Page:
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Re: 11th specimen of Archaeopteryx



It's not a perfect analogy, but think of this in terms of how the term
'planet' was defined a few years ago.

If you asked an astronomer in 2005 whether or not Eris was a planet,
the answer would be that it depended on what you meant when you said
"planet," which had no formal definition outside convention. This is
equivalent to "avian" now. Is *Archaeopteryx* an avian? Impossible to
say because nobody can agree what that word even means.

Someday the Phylocode will define the word for us. Will everyone agree
to follow that definition? Probably not, just as not all astronomers
accept the IAU definition of planet. But at least it's something
concrete.

The next step will be figuring out whether or not *Archaeopteryx*
meets the parameters of the definition or not. Depending on where the
boundary is set, this may be controversial for decades if not
centuries, given shifting phylogenetic positions.

But, that's all about "avian," not "bird". There will never be a
universal definition of "bird," outside the dictionary definition,
though those often hinge on the scientific definition. This is from
the OED online:

Bird:
"Any feathered vertebrate animal: a member of the second class (Aves)
of the great Vertebrate group, the species of which are most nearly
allied to the Reptiles, but distinguished by their warm blood,
feathers, and adaptation of the fore limbs as wings, with which most
species fly in the air."

Is *Archaeopteryx* a bird in this definition? It seems to define the
"Class Aves" as any vertebrate with the following characteristics:
1. endothermic (probably to some degree)
2. feathers (check)
3. wings (check)

So, according to the OED definition *Archaeopteryx* is a bird and no
phylogenetic shifts can change that. It is also a member of the "Class
Aves" but, not necessarily of the clade Aves. Note that under this
definition, *Microraptor* and presumably all aviremigians are also
"birds", because it says that "wings" are not necessarily used in
flight.

But, again, this is a layman's definition of a colloquial term, not
something scientific.

Matt


On Wed, Nov 2, 2011 at 11:51 AM, Mike Keesey <keesey@gmail.com> wrote:
> On Wed, Nov 2, 2011 at 1:21 AM, Brian Hathaway <hammeris1@att.net> wrote:
>> Soooo ... it is NOT a bird, then?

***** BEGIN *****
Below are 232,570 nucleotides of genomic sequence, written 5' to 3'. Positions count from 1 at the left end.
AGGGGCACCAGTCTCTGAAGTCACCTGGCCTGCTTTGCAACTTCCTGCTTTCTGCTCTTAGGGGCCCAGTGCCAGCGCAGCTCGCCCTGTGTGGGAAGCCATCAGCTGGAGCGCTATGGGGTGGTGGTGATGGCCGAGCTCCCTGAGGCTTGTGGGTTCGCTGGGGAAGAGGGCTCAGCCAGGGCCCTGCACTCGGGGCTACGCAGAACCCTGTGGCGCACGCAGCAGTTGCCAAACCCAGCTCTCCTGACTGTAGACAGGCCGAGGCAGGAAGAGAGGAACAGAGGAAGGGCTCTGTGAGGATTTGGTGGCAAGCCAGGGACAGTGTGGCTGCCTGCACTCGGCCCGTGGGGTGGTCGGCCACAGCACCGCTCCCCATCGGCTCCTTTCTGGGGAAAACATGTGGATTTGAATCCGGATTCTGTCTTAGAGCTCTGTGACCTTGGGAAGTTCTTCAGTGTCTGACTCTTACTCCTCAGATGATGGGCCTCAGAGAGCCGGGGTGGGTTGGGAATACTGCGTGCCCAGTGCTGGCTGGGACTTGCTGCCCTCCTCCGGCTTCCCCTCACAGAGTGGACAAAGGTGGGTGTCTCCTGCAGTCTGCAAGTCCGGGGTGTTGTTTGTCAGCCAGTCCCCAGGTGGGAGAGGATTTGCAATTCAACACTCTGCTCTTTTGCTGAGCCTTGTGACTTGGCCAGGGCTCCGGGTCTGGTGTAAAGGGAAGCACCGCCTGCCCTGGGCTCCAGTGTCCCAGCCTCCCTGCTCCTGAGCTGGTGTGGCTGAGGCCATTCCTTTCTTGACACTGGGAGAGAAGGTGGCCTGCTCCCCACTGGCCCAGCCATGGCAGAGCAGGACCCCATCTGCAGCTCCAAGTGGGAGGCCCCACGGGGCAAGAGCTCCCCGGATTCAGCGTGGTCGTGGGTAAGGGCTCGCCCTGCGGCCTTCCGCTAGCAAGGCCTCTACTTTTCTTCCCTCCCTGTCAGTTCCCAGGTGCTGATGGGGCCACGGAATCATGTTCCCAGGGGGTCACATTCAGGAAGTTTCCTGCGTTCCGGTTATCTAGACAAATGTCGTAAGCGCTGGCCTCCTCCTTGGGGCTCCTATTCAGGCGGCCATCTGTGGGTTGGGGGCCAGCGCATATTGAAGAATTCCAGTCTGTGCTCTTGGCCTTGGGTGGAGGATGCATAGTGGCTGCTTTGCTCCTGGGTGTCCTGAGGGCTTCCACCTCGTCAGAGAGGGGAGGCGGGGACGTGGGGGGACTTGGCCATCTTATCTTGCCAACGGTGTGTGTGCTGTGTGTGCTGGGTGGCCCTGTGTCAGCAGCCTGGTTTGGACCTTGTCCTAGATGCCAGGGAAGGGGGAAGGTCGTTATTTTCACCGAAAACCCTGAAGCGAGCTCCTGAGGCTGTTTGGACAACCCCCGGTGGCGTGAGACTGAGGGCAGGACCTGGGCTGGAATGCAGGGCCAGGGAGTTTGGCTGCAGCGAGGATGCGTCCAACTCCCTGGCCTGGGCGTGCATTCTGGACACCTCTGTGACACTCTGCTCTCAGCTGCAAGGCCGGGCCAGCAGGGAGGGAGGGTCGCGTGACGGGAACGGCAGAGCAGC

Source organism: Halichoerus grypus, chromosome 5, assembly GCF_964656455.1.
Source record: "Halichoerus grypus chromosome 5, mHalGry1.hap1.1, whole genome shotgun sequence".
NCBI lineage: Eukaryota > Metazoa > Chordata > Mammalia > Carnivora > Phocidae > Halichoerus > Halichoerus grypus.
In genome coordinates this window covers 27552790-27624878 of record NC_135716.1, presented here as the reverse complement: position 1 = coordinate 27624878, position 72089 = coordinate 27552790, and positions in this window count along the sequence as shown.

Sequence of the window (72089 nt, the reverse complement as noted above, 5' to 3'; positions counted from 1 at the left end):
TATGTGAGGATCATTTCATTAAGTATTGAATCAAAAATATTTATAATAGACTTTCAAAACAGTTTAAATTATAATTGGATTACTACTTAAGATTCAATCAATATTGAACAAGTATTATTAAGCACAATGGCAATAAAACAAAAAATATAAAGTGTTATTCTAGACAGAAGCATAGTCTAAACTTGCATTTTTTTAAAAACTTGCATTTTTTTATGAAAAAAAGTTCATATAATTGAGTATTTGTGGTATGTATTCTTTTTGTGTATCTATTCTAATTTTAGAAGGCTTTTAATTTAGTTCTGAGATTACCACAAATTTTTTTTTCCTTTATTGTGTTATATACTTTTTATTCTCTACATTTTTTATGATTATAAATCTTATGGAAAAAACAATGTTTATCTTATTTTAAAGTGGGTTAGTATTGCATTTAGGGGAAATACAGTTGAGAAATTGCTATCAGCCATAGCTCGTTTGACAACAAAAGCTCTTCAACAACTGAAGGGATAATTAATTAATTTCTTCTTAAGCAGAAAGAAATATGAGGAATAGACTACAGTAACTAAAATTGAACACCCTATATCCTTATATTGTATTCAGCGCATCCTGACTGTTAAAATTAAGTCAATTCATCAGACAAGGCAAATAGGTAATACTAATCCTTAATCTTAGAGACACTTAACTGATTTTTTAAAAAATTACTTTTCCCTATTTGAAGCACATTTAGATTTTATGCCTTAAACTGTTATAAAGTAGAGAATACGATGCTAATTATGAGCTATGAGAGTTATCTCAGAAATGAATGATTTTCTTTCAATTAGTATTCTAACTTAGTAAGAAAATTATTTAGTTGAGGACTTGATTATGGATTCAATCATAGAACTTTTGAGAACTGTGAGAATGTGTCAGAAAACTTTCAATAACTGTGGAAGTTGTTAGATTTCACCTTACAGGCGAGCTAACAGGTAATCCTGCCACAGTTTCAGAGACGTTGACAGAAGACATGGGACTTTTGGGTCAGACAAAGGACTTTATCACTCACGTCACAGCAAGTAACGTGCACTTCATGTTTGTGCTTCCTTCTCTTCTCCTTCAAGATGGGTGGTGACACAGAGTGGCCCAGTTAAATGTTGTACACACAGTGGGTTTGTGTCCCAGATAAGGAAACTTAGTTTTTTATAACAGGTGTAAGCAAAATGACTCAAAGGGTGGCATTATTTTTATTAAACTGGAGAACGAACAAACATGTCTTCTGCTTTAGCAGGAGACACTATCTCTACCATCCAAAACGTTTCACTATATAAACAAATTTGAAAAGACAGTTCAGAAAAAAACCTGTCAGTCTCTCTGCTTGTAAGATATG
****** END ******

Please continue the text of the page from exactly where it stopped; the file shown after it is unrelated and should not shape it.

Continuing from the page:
>> I know, I know, no consensus.
>> Maybe it should always be a transistional creature -
>> dinosaur/bird - a dird!
>
> There's two issues here: the issue of nomenclature, and the issue of 
> phylogeny.
>
> On nomenclature, there is no standard definition of "bird". It's a
> vernacular word that is unambiguous for living taxa, but has a fuzzy
> boundary when you start looking outside the crown group. "Bird" is
> often equated with the formal name _Aves_, which, as a formal name,
> cannot have a fuzzy boundary. But, again, there is no standard
> definition. The zoological code of nomenclature (ICZN) does not
> mandate definitions for taxa ranked above the family group. The
> phylogenetic code (PhyloCode) mandates definitions for all taxa, but
> it is not active yet.
>
> _Aves_ has been used for the following groups:
> 1) The crown group (the last common ancestor of all living birds, and
> all descendants of that ancestor).
> 2) The _Archaeopteryx_ node (the last common ancestor of Archaeopteryx
> and living birds, and all descendants of that ancestor).
> 3) A branch-based clade excluding dromaeosaurids (the first taxonomic
> unit[s] ancestral to living birds which was/were not also ancestral to
> dromaeosaurids and all descendants thereof).
> 4) A branch-based clade excluding dromaeosaurids, troodontids,
> oviraptorids, and other groups traditionally not considered avian.
> 5) The clade of feathered dinosaurs (the first taxonomic unit[s]
> possessing feathers homologous with those of living birds, and all
> descendants thereof).
> 6) The total group (the first taxonomic unit[s] ancestral to living
> birds which is/are not also ancestral to other extant taxa [e.g.,
> crocodylians], and all descendants thereof).
>
> #1 is called _Neornithes_ by many people. It is likely to be the
> definition under the PhyloCode, because the code recommends that
> neontological names be used for crown groups. This serves to limit the
> number of unjustified inferences that people make about members of the
> stem group (the total group minus the crown group).
>
> #2 is commonly used, but, it's unstable, because we're not sure if
> _Archaeopteryx_ is closer to living birds or to dromaeosaurids (or
> just outside the bird-dromaeosaurid clade). It's such a primitive form
> that this question may never be fully resolved.
>
> #3 is usually called _Avialae_ (although that name has also been
> applied to the clade of winged dinosaurs with powered flight), and
> even people who use definition #1 for _Aves_ sometimes still use
> "bird" to refer to this clade instead.
>
> #4 is the same as #3 in most phylogenies (or nearly so), but this
> definition was explicitly crafted to preserved the traditional usage
> of _Aves_ among paleontologists. Notably it is agnostic as to whether
> _Archaeopteryx_ is a member.
>
> #5 is difficult to apply, and is also called _Avipinna_ anyway.
>
> #6 is not popular at all, as it would make ceratopsids, titanosaurs,
> etc. avians. This clade has been called by many other names:
> _Avemetatarsalia_, _Ornithosuchia_ (abandoned), _Ornithodira
> (incorrectly), _Panaves_. Under the PhyloCode it will likely be called
> "_Pan-Aves_". (But if it is given a different name, the informal name
> "pan-Aves" will still be possible.)
>
> On phylogeny, as I mentioned before, the position of _Archaeopteryx_
> is unstable due to how close it is to an ancestral form.
>
> So once we discover the precise phylogeny and get everyone to agree on
> the nomenclature, we'll have a concrete answer! ;)
>
> --
> T. Michael Keesey
> http://tmkeesey.net/
>